Tim Burton is no stranger to walking on the fringe of acceptable stylings in Hollywood. What more would you expect from the maker of Edward Scissorhands and Beetlejuice. After his unique tryst with Batman in the late 80s and early 90s, he took on different projects away from big blockbusters. That was until 2001 when he was at the helm of the remake of Planet of the Apes. Burton was brought on to remake and hopefully launch a franchise out of the 1968 classic. That didn’t quite go according to plan.
The $100 million movie did great at the box office, grossing $362 million worldwide. Where it encountered problems was the movie itself. The polarizing ending to the movie, which served as the basis to hopefully launch the sequel, was reviled by audiences. The movie as a whole wasn’t necessarily loved, but it was the ending that truly divided fans and the movie. There were plans in place to make a sequel if the movie succeeded financially, but given the response, the plans were scrapped. Burton himself said he would never return to make a sequel, and with that the franchise was stuck in development hell until the studio decided to just reboot the series a second time.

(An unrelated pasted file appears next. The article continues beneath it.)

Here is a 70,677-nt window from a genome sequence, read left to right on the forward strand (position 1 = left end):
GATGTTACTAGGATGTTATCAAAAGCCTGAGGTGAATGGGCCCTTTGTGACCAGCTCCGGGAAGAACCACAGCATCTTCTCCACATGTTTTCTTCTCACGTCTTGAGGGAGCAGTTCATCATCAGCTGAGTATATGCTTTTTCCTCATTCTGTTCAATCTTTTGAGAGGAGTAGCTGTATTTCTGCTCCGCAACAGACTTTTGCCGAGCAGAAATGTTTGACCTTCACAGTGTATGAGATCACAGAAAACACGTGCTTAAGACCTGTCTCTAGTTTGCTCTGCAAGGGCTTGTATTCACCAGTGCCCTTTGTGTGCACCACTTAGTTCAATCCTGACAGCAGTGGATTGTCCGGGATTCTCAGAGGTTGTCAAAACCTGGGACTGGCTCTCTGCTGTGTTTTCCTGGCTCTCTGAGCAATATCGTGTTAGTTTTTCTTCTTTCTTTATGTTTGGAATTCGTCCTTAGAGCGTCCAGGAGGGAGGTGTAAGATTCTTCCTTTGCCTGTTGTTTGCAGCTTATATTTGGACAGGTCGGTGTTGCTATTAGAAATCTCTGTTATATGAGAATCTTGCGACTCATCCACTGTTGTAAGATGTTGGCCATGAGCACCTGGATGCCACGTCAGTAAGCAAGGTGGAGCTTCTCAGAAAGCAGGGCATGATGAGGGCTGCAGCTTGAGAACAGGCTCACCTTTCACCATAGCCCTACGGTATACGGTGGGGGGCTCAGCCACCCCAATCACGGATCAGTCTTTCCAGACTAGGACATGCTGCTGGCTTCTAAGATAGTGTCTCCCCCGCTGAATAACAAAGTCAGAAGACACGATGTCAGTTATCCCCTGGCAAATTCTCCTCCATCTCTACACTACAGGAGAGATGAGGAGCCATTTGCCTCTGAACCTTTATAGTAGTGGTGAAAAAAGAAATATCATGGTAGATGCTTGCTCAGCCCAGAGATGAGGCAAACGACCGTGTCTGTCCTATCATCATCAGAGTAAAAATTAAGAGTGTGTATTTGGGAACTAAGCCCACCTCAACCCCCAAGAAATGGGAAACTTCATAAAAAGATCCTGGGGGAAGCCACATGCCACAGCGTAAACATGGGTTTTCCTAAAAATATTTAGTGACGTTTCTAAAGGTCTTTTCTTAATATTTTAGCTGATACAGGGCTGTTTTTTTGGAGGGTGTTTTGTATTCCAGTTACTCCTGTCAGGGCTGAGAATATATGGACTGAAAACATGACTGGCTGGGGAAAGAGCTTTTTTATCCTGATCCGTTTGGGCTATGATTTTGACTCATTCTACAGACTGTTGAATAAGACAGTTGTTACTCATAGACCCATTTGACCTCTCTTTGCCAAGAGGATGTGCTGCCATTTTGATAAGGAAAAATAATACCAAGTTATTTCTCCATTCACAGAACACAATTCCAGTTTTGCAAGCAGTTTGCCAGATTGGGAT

8 Prince of Persia: The Sands of Time (2010)
Remember when Disney was going through a crisis to find the next great franchise? Another one of the projects they commissioned to become their next big franchise was the video game adaptation of Prince of Persia: The Sands of Time. The movie starred Jake Gyllenhaal, Gemma Arterton, Ben Kingsley and Alfred Molina and was produced by Jerry Bruckheimer and directed by Mike Newell (Harry Potter and the Goblet of Fire). The movie was supposed to set up a franchise for Disney and it was expected to carry on the slot left empty by the Pirates franchise, another Bruckheimer production.
Given an enormous $200 million budget, the expectations were high when the movie was released in May 2010. Prince of Persia ended up grossing $336 million, which was not a bad intake, but nowhere near what Disney was hoping for. Also, given its massive marketing budget, the movie lost money. After the less-than-stellar box office response, plans for a sequel were put on the backburner and haven’t been revisited since.
7 Wild Wild West (1999)
Westerns have never quite had breakaway success in recent years. The genre itself is synonymous with John Ford epics and classic films from the golden age of Hollywood, but the last few decades have not been kind to the genre. As a modern blockbuster, lets just say there are a lot of failed attempts. One of them happens to be the Will Smith film, Wild Wild West. On the heels of the success of Men In Black, Will Smith teamed up with his MIB director Barry Sonnenfeld to take a fresh look at westerns. Along for the ride were Kevin Kline, Kenneth Branagh and Salma Hayek. The movie was given a $170 million budget and it was set to be the next Independence Day. That didn’t happen.